Fungus or insect larvae?

Discussion in 'Plant Pests, Diseases and Weeds' started by Dave8532, May 22, 2018.

  1. Dave8532

    Dave8532 New Seed

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    Hello,
    I'm fairly new to gardening and have a question about a recent (4 days ago) flower transplant into some store-bought flower trays. I purchased the flowers from a local nursery and planted them into a bed of Miracle-Gro Garden Soil, nothing else added other than rain water. I'm curious what this stuff is that is upon the top of the soil. The planters are on my front porch which faces west and only receives late afternoon sun.

    I live in Eastern North Carolina near the coast. If anyone can identify this, I would greatly appreciate to know what it is and what to do to eliminate the problem. I'm thinking the obvious and safest thing to do would be to pull the plants and discard all traces of the current soil but if these are insect eggs, I think I might be able to salvage the soil and maybe just remove or (even) burn the eggs???

    Thanks,
    Dave Flower Pot Fungus or Insect Eggs _1_resize.JPG Flower Pot Fungus or Insect Eggs _3_resize.JPG Flower Pot Fungus or Insect Eggs _4_resize.JPG
     

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  3. carolyn

    carolyn Strong Ash

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    looks like a fungus to me. just stir up the top layer of soil and don't rewater it... let it dry out some... or scrape it off.
     
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  4. Dave8532

    Dave8532 New Seed

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    That's good to hear Carolyn. I'll scrape it off and let it dry out well before watering again. Thank you! Whew, I thought I was in for a long battle :fingerscrossed:
    Dave
     
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  5. carolyn

    carolyn Strong Ash

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    looks kind of like dog vomit fungus... just white instead of yellow.
     
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  6. marlingardener

    marlingardener Strong Ash

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    After you scrape it off, try sprinkling some talcum powder on the soil. For some reason, that seems to deter fungi, plus your plant smells great! I use the talcum powder on container plants that I water often.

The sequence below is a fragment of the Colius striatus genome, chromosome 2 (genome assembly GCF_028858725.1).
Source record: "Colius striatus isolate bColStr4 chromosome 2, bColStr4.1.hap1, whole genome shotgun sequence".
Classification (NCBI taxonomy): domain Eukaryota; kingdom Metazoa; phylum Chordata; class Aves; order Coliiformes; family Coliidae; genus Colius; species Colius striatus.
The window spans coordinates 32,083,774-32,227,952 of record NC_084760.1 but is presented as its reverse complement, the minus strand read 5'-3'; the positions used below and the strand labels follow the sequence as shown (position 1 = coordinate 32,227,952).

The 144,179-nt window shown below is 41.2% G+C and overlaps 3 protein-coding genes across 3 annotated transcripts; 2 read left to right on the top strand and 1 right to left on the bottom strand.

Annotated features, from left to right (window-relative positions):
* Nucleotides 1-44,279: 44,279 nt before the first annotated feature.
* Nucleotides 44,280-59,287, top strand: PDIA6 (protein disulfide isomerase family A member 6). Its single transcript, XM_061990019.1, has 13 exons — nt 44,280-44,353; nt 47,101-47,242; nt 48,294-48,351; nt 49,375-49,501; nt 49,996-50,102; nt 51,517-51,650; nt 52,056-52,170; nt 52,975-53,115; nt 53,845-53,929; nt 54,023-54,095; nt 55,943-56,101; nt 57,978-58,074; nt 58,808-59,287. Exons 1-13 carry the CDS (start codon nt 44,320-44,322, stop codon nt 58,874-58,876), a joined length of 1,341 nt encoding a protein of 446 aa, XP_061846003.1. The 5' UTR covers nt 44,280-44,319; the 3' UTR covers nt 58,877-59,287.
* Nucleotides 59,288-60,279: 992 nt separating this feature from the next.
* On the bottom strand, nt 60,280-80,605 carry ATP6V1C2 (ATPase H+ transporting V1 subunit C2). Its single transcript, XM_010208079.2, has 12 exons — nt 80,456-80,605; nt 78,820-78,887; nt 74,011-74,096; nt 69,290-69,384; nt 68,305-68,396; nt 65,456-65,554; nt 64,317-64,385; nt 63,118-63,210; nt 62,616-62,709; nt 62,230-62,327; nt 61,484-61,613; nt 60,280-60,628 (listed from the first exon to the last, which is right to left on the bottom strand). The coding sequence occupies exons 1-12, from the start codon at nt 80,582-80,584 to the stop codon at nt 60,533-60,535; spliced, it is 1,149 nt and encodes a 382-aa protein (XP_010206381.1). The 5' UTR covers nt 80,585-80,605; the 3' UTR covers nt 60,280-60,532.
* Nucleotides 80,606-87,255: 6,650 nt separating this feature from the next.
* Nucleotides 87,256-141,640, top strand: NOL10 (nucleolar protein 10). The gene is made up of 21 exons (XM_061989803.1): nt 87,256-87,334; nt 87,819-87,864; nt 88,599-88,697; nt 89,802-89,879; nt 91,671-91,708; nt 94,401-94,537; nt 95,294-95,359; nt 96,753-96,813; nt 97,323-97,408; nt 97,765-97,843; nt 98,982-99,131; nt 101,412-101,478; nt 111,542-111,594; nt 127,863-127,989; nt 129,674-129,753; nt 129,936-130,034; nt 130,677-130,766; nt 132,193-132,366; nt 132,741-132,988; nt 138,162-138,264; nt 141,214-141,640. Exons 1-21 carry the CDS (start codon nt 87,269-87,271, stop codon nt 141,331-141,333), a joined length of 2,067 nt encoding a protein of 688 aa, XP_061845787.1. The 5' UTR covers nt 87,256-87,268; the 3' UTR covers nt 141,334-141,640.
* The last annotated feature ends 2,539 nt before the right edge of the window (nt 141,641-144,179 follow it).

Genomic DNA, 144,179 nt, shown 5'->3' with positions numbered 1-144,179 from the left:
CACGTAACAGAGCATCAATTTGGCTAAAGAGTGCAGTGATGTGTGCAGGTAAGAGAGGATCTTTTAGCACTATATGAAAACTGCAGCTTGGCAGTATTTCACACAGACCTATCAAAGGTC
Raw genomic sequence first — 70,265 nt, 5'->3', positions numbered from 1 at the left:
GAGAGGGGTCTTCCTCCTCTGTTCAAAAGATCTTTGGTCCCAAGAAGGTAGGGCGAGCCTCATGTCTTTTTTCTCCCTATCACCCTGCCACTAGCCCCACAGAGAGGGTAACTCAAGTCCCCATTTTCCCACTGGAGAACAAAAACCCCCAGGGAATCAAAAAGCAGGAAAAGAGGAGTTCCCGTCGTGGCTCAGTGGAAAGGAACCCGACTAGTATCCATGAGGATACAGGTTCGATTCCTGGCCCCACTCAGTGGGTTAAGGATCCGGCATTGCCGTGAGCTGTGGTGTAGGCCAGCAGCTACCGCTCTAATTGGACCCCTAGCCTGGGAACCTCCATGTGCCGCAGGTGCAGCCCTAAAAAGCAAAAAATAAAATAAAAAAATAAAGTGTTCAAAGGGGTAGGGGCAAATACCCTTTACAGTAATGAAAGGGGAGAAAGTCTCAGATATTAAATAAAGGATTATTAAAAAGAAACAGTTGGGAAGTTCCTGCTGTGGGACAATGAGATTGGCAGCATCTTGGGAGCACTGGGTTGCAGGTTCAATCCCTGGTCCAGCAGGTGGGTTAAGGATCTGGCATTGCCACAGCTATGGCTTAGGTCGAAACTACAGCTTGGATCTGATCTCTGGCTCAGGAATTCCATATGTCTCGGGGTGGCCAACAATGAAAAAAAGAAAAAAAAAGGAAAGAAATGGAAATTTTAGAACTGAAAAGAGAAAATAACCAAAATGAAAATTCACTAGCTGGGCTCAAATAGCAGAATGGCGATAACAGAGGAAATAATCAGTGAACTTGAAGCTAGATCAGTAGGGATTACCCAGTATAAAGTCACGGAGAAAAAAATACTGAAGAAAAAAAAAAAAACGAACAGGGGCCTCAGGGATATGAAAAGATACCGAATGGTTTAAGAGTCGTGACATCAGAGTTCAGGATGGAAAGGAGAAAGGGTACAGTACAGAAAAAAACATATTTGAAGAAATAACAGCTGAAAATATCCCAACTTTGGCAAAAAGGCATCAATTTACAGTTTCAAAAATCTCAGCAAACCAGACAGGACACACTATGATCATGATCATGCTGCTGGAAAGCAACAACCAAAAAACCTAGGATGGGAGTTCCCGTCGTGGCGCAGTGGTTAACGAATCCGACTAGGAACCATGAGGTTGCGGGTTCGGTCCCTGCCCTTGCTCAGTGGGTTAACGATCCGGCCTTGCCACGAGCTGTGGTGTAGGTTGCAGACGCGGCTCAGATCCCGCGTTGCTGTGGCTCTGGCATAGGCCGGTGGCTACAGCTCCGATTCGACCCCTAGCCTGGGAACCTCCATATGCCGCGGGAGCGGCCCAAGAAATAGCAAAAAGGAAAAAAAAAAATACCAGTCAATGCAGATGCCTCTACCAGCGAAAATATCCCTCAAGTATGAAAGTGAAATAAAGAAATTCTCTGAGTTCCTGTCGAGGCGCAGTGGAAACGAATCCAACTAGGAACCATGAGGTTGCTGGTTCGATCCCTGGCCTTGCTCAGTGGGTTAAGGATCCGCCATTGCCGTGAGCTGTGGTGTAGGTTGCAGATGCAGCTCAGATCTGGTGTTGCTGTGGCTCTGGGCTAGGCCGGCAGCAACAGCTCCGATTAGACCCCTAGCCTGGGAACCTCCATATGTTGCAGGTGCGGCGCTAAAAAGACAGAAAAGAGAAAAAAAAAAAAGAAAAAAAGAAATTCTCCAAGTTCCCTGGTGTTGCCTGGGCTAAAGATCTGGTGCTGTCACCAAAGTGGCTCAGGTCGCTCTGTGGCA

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  7. Cayuga Morning

    Cayuga Morning Hardy Maple Plants Contributor

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    Dave, I agree with Carolyn, dog vomit fungus. When my plants have had it, it has been harmless. Unsightly but harmless.
     
  8. waretrop

    waretrop Strong Ash Plants Contributor

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    This is disgusting looking. I have never heard of this stuff...so..I went out and googled in images. Yuck....A wide array of colors and textures even pink...I don't like them..
     
  9. Dave8532

    Dave8532 New Seed

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    The verdict is in with a unanimous decision... dog vomit fungus it is. You guys are great here, and so I'm looking forward to learning and improving my understanding of gardening during my future visits to this site.
    Thanks again,
    Dave
     
  10. Dante Pruitt

    Dante Pruitt New Seed

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    How are your plants now? Hope so they are in healthy condition. Not this one but we have faced the Fire Blight fungus problem in our garden and this was a real headache for us. It was very important to do pruning regularly to cut down the infected branch and taking it away from the rest of the plant. Other than this we were unable to guess the other methods. For the help, we consulted pest control for the suggestions. They told us to burn the infected branches once you have pruned them as the Fire Blight is very contagious. They also told us to sanitize the garden shears in alcohol to prevent the fungus from spreading. And this worked. For now, the situation is under control and our garden seems healthy. :)
     
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  11. Gail-Steman

    Gail-Steman In Flower

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    Hi @Dave8532 welcome to GS and pleased the fungus as been identified how are things going now? :)
     
  12. mart

    mart Hardy Maple

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    I am assuming the fire blight was on fruit trees ? Fire blight does not hit stone fruit ! Have no idea who you consulted with but had you checked with the major universities you would have gotten a different answer ! Once fire blight hits there is little you can do except deal with the aftermath as I did ! It hit all our apple trees and the 40+ year old pear tree !! The consensus was just to leave them alone as long as the blight did not get into the trunk of the tree ! This is exactly what I did !! They said to not prune at all ! That was two years ago ! The next year fruit was minimal and had the brown spots that goes along with the blight but the branches had started to produce new leaves at the tip ! With fire blight the leaves do not drop off the tree but just turn a rusty red color as if burnt and dead. They also said leave them alone they will eventually be replaced with new leaves ! They were correct ! This is the second year and all the branches have regenerated and fruit production is almost back to normal ! I would advise not not ask local pest control people but go to the website of any major university for correct information !
     
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